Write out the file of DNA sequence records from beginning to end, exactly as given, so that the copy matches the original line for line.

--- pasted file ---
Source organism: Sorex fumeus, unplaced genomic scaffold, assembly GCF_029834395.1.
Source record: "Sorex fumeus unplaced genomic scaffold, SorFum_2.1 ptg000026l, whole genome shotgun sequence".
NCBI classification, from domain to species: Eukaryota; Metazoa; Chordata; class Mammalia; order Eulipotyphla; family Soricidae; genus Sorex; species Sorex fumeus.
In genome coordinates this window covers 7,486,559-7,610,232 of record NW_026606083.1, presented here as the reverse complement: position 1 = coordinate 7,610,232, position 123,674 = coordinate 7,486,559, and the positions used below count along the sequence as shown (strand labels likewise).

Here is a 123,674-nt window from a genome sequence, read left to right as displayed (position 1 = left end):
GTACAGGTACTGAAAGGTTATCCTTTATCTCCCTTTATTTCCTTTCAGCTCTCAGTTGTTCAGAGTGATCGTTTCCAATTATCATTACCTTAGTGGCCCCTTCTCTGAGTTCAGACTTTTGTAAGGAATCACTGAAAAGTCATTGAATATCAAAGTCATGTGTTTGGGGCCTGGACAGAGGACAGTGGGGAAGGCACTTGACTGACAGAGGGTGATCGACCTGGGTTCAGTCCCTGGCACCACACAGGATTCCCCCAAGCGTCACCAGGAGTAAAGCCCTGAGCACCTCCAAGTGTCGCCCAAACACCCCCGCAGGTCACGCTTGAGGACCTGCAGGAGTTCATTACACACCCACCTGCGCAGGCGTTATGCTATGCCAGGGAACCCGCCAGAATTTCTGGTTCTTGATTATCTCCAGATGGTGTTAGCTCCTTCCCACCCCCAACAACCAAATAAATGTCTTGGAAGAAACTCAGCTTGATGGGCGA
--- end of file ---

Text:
Source organism: Sorex fumeus, unplaced genomic scaffold, assembly GCF_029834395.1.
Source record: "Sorex fumeus unplaced genomic scaffold, SorFum_2.1 ptg000026l, whole genome shotgun sequence".
NCBI classification, from domain to species: Eukaryota; Metazoa; Chordata; class Mammalia; order Eulipotyphla; family Soricidae; genus Sorex; species Sorex fumeus.
In genome coordinates this window covers 7,486,559-7,610,232 of record NW_026606083.1, presented here as the reverse complement: position 1 = coordinate 7,610,232, position 123,674 = coordinate 7,486,559, and the positions used below count along the sequence as shown (strand labels likewise).

Here is a 123,674-nt window from a genome sequence, read left to right as displayed (position 1 = left end):
GTACAGGTACTGAAAGGTTATCCTTTATCTCCCTTTATTTCCTTTCAGCTCTCAGTTGTTCAGAGTGATCGTTTCCAATTATCATTACCTTAGTGGCCCCTTCTCTGAGTTCAGACTTTTGTAAGGAATCACTGAAAAGTCATTGAATATCAAAGTCATGTGTTTGGGGCCTGGACAGAGGACAGTGGGGAAGGCACTTGACTGACAGAGGGTGATCGACCTGGGTTCAGTCCCTGGCACCACACAGGATTCCCCCAAGCGTCACCAGGAGTAAAGCCCTGAGCACCTCCAAGTGTCGCCCAAACACCCCCGCAGGTCACGCTTGAGGACCTGCAGGAGTTCATTACACACCCACCTGCGCAGGCGTTATGCTATGCCAGGGAACCCGCCAGAATTTCTGGTTCTTGATTATCTCCAGATGGTGTTAGCTCCTTCCCACCCCCAACAACCAAATAAATGTCTTGGAAGAAACTCAGCTTGATGGGCGA